Monday 27 August 2018

End-of-season cucumbers

The cucumber is one of those vegetables that is always welcome in our house, and we eat them all the year round. During the Summer I do my best to keep us well supplied by growing them in my garden. Of course, in the absence of a greenhouse, they need to be varieties suited to outdoor growing. This year I have grown two plants each of "Marketmore" and "Delikate B".

"Marketmore" is plain green, "Delikate B" is stripy.

The harvest has been good this year, thanks mainly to the warm sunny weather we have had in such abundance. The "Delikate B" plants have been particularly prolific, producing probably twice as many fruits as "Marketmore".

From a distance the cucumber plants look as if they are still doing OK...

But when you look closely you see that they are quite tatty, with many brown leaves, particularly near ground level.

The late-season cucumber fruits are often not the best, and they are frequently misshapen, like these ones:

Towards the end of Summer, most of the cucurbits - cucumbers included - tend to develop Powdery Mildew. My plants are no exception.

As well as being unsightly, the mildew affects the leaves' ability to transpire and to convert sunlight into energy, so the vigour of the plant declines. A few weeks back, when the mildew first appeared, I sprayed my cucumber plants with a 50/50 mix of milk and water. This was fairly successful. It killed most of the mildew and allowed the plants to go on producing, but I think I need to do it again now! I also think that it is probably best to remove the leaves most badly affected by the mildew, because I find that this often prompts the plants to produce new ones.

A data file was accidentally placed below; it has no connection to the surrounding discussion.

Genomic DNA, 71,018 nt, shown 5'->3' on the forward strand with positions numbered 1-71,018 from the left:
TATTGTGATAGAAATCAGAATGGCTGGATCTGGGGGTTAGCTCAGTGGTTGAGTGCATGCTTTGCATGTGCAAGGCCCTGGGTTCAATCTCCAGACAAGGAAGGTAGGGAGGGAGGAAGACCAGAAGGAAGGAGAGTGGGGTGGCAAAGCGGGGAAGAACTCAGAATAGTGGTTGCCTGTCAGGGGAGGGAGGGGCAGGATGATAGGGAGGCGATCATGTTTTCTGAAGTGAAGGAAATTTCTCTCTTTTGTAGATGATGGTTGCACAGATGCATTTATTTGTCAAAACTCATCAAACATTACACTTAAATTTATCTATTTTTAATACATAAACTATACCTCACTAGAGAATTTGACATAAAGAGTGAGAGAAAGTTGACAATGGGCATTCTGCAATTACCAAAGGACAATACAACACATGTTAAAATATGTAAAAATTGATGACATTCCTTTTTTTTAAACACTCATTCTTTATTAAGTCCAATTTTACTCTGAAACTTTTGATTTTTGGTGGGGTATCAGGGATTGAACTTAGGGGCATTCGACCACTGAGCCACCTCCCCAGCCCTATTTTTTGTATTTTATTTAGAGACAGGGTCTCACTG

Another thing I did to help prolong the life of the cucumber plants was to give them two good doses of general-purpose plant food, at an interval of a week. This has certainly perked them up, and quite a bit of new growth has since appeared.

There are lots of fruits still, on both types, so it looks as if we will be enjoying home-grown cucumbers for at least a few more weeks.


  1. Thanks mark. Very useful to see what the DelikateB will turn out like. I have several young plants in the greenhouse at the moment and they seem very healthy. Is there a male and female issue with these. I ask because my neighbour asked me and I had not a clue. The packet says nothing either.

    1. A friend gave me seeds for what she called "Delikate B" but it turns out that their name is really "Delikatess"! Anyway, no problems with M or F. You don't have to remove male flowers or anything. I'm growing this very prolific variety again this year, using self-saved seeds.


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